Educational Studies (General Education)
School of Education
Gretchen Givens Generett
NCAA, rowing, collegiate, equity, higher education, narrative, storytelling
Collegiate athletics has the remarkable ability to serve as a catalyst for positive and widespread social change and identity formation. For Black women, the formation of identity comes with the added intersections of race and gender in addition to sport. Collegiate rowing is one of the most heavily scholarshipped sports coming out of the passing of Title IX legislation in 1972 and requires no previous rowing experience for participation (Garran, 2012). Despite the opportunity for rowing to serve as an access point for innumerable young athletes to obtain financial and social support through a pathway to higher education, there remains very little representation from Black females (NCAA, 2019). This dissertation combines critical race theory (CRT) and discourse analysis to create a critical race discourse analysis (CRDA) of the narrative experiences of four Black women rowing for a predominantly White institution (PWI) in the Northeastern region of the United States. Through a series of four athlete-led storytelling circles, the author (and coach of the athletes) qualitatively coded the participants’ experiences as Black female rowers into four overarching themes: constructing and deconstructing race and racism in White spaces, code-switching, advocacy, and belonging. At the conclusion of the four storytelling circles, the athletes elected to host a fifth storytelling circle with myself as the researcher where they could learn more about my own experiences and story to better understand how our collective identities intersect within our rowing program. What came out of our collective discourse is two proposed designs for action that begin to address issues of inclusion and opportunity in collegiate rowing.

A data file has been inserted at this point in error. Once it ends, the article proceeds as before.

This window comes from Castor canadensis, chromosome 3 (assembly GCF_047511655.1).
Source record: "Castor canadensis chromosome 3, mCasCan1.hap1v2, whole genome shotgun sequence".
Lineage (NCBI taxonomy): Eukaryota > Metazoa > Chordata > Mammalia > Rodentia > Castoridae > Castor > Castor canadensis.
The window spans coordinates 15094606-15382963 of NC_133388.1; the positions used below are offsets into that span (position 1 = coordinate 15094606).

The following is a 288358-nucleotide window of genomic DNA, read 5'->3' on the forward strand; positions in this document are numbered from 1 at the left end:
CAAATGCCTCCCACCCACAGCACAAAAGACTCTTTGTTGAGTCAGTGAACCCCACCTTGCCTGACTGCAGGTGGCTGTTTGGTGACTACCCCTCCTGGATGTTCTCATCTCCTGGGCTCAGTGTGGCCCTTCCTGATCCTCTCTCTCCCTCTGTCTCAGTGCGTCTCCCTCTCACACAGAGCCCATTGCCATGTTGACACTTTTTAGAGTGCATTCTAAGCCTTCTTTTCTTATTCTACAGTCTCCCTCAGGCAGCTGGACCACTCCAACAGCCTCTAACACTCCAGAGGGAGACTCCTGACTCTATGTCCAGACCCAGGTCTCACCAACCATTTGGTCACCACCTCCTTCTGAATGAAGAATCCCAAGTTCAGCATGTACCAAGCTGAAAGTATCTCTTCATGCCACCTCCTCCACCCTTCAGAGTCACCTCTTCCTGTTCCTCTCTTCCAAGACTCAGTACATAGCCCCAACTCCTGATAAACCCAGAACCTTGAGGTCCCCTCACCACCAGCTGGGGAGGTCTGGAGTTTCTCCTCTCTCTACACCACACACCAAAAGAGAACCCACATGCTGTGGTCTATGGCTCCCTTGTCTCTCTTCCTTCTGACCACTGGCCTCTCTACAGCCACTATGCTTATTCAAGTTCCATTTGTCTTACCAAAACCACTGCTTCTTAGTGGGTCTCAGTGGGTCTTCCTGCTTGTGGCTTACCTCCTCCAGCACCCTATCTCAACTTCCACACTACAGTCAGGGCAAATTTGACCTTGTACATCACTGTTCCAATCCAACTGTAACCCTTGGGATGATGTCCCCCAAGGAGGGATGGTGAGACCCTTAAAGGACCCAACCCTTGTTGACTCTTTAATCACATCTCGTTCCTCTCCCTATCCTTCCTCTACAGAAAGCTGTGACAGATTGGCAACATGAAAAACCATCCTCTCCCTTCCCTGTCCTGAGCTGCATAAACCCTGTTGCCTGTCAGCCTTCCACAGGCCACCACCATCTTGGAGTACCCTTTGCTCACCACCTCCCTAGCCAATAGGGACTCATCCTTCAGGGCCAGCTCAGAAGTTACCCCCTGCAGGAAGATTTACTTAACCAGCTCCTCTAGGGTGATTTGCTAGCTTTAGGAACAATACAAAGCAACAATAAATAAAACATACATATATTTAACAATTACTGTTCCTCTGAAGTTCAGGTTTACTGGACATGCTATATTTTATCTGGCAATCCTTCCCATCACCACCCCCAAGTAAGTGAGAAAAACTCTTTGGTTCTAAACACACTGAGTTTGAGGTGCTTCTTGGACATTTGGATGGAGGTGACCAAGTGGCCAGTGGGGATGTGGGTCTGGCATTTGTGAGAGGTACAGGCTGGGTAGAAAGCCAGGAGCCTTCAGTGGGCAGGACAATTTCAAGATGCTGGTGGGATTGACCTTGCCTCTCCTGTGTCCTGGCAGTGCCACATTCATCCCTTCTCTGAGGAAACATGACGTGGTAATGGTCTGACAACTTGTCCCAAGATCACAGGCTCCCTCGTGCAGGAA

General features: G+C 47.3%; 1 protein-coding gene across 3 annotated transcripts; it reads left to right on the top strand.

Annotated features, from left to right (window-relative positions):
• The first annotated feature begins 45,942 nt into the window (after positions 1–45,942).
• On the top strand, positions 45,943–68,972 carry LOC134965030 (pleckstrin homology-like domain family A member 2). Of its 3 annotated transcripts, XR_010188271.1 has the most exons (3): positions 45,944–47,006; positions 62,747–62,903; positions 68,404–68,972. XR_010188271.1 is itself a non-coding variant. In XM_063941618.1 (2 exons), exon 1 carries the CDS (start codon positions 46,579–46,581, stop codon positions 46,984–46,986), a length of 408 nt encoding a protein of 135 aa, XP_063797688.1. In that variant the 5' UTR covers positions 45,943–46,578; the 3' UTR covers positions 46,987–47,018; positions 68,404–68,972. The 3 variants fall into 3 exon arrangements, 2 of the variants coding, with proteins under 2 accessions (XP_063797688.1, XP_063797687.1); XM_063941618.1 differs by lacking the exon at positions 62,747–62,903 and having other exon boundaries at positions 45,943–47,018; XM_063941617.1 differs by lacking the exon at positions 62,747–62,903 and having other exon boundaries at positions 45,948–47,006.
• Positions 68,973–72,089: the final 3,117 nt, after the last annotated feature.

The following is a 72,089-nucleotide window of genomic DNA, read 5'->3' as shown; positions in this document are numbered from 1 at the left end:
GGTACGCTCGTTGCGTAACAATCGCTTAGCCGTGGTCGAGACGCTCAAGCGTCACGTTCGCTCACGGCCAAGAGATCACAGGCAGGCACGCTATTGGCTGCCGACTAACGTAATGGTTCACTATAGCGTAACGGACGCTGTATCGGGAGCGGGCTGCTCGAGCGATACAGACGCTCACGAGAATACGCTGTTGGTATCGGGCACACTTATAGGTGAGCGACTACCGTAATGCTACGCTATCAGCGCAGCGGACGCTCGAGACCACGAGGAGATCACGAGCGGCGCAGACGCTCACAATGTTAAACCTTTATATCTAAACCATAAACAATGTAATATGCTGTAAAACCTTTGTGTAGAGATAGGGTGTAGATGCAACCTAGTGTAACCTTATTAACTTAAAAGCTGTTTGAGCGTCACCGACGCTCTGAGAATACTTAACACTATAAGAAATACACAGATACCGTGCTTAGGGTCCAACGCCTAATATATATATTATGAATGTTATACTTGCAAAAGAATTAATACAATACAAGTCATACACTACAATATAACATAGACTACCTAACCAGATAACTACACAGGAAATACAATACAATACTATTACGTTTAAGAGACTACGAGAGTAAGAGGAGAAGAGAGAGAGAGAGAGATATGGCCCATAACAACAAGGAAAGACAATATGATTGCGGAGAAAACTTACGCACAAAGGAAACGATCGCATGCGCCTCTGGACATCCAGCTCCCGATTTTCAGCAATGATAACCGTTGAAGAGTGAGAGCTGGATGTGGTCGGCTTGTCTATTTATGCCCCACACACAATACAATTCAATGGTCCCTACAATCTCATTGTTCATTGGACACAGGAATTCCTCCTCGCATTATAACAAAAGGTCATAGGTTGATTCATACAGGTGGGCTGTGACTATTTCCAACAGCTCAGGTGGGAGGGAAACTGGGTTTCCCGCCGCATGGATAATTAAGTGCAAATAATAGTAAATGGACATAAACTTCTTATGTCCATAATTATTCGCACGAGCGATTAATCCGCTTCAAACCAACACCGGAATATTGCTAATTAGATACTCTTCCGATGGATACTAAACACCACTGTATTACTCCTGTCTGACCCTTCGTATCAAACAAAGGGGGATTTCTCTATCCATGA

Schoenecker, C. (2021). Different Strokes: A Critical Race Discourse Analysis of the Experiences of Four Black Women Rowing for a Predominantly White Institution (PWI) (Doctoral dissertation, Duquesne University). Retrieved from https://dsc.duq.edu/etd/2025
Available for download on Sunday, August 07, 2022